Was I a standup guy? I didn’t know. And I certainly didn’t know it at fourteen with a cocked pistol to my head, sitting that Fall season in the woods, a hundred yards from my house. What would happen if I pulled the trigger? Would I feel anything? Or would it just be sweet relief from this sense of disconnected uncomfortableness?
As an adult, I wrote to my cousin and said I have yet to find peace. Not knowing the meaning of that word in my teens, I would have to say that’s what my uncomfortableness was best describing, the hole created from the absence of peace. Is any teenager at peace with themselves? With the world at large? How can we? How can anyone feel at peace in a world gone crazy?
A quiet Fall afternoon, sitting in the woods, one hundred yards from my house, a cocked pistol to my head and no one would know why I no longer wanted to think, to feel, to live an uncomfortable life I didn’t belong.
Living with your guard up all the time will drive anyone insane. Who can I trust to say what’s on my mind? Who will listen to my ramblings, some with logic and rational argument, others just random feelings of weirdness? Is there a safe place without judgement or discernment?
My guards are well established since birth. One learns at an early age the specific words and actions that will elicit disapproving looks, stern words of correction, and swinging sticks of punishment. From such beginnings, I learned to lie with the expertise of a Ponzi schemer. A disarming smile, blue eyes of innocence, and the reputation as a religious zealot will divert attention from any actions of malfeasance.
“Mr. Walrath,” squealed my mousey, neighbor over the phone to my father. “I heard your son use a swear word on the bus today,” After a pause, I overheard my father say, “I’m sure that wasn’t Steve. Thank you.” And hung up. He turned to me and said, “I know you didn’t swear. No son of mine would swear” and he turned back to his workbench resuming his work.
FUCK YOU!!!!!!! I did swear on the bus. I said the word DAMN! That’s it. That’s all. One forbidden word from the mouth of a small, insignificant human kid. Thats why I lie. No one would intentionally place themselves in harms way, and certainly not this kid!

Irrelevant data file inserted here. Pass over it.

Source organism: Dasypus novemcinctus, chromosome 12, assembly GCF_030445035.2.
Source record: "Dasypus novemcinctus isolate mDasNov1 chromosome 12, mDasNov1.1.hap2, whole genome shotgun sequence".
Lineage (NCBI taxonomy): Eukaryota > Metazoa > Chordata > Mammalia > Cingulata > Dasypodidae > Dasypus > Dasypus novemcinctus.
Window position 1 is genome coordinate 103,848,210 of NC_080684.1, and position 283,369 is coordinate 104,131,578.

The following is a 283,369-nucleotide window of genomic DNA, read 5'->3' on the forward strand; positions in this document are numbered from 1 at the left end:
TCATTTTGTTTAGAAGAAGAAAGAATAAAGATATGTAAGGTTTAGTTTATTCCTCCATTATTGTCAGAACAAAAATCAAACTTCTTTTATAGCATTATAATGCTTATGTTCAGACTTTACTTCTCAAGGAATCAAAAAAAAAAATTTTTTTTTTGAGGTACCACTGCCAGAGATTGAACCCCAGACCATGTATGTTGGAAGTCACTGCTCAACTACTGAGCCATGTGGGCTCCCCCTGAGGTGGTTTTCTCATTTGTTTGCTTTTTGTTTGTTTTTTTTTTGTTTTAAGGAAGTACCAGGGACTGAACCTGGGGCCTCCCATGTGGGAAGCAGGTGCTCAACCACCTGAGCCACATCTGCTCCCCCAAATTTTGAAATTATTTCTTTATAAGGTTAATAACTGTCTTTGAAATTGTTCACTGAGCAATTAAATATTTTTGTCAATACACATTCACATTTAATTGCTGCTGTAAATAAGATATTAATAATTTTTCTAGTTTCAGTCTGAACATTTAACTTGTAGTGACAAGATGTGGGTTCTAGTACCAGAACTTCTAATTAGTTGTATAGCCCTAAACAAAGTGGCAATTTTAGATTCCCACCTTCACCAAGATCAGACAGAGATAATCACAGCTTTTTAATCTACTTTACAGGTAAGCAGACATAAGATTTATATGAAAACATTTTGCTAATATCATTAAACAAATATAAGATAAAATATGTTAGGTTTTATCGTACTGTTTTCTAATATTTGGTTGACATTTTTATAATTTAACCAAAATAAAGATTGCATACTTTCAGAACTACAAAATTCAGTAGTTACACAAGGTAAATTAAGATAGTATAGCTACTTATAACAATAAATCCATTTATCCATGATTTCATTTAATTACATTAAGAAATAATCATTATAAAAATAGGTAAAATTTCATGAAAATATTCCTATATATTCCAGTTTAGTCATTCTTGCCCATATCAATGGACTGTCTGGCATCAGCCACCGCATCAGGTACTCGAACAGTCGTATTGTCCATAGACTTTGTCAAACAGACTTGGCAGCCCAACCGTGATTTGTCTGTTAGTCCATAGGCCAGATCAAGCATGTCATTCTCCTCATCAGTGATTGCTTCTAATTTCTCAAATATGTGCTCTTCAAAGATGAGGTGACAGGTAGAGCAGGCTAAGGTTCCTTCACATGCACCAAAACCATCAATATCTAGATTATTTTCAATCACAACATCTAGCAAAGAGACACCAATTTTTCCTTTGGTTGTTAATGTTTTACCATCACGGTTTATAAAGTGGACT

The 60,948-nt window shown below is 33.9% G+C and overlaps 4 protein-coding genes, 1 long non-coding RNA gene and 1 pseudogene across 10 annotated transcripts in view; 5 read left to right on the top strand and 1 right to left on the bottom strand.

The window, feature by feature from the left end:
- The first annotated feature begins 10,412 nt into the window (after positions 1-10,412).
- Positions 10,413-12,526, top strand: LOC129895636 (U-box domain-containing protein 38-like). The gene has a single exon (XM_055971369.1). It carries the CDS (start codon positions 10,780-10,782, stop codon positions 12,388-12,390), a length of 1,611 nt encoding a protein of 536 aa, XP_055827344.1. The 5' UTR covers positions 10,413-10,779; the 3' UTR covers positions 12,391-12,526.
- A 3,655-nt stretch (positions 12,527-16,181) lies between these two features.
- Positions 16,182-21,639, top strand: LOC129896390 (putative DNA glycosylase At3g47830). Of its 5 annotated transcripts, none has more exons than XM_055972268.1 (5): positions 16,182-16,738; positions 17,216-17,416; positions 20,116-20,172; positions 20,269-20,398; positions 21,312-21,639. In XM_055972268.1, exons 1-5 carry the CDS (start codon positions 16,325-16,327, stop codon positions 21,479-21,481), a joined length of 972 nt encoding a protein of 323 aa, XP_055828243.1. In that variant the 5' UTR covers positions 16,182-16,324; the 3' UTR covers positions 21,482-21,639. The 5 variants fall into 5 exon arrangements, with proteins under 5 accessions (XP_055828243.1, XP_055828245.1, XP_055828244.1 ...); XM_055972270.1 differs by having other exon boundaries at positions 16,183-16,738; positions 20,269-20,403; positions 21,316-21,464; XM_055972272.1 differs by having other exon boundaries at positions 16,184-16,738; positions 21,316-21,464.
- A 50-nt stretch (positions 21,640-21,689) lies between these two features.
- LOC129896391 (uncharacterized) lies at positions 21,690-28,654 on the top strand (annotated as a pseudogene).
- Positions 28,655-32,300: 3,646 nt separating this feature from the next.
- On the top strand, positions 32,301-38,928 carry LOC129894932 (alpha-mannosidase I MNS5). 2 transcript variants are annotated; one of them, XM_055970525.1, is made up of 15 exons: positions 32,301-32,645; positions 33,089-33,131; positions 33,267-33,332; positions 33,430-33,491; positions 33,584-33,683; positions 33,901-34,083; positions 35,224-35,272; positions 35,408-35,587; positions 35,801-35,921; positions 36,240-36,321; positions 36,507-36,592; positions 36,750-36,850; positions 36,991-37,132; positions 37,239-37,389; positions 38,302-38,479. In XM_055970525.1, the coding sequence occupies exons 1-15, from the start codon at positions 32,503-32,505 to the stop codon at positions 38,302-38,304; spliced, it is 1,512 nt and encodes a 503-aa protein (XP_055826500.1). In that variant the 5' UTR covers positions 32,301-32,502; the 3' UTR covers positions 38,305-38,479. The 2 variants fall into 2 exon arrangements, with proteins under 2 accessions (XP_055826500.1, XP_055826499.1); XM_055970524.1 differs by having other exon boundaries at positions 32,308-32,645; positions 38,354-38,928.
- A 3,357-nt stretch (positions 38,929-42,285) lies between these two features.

Guards were built from the scrap metal of outward confidence, self-reliance, protecting us from outside intrusion, interference, and judgement about my life, whatever that life may be. Guards deflected opinions and advice about what was causing my difficulties. Everyone I knew had an answer for my life – except me.
Would a pill relieve my angst? Do I need someone to probe my brain, slap a label on my symptoms, prescribe a dose of what be just another coverup rather than a real solution? Do I need to be diagnosed? For what? And who would know me well enough to suggest what I need to survive? This awkward smile and good natured composure could all fall apart in a blink and everyone would be left shaking their head, “such a tragedy. We never saw it coming. It’s too bad he didnt’ have enough faith.”
As years pass, it all escalates as this uncomfortableness will involve others. Getting older, into our twenties, we not only carry the baggage of our childhood with its expectations and directives – accurate or errant – but now society and our circle of influence begin to weigh heavy with adult concerns.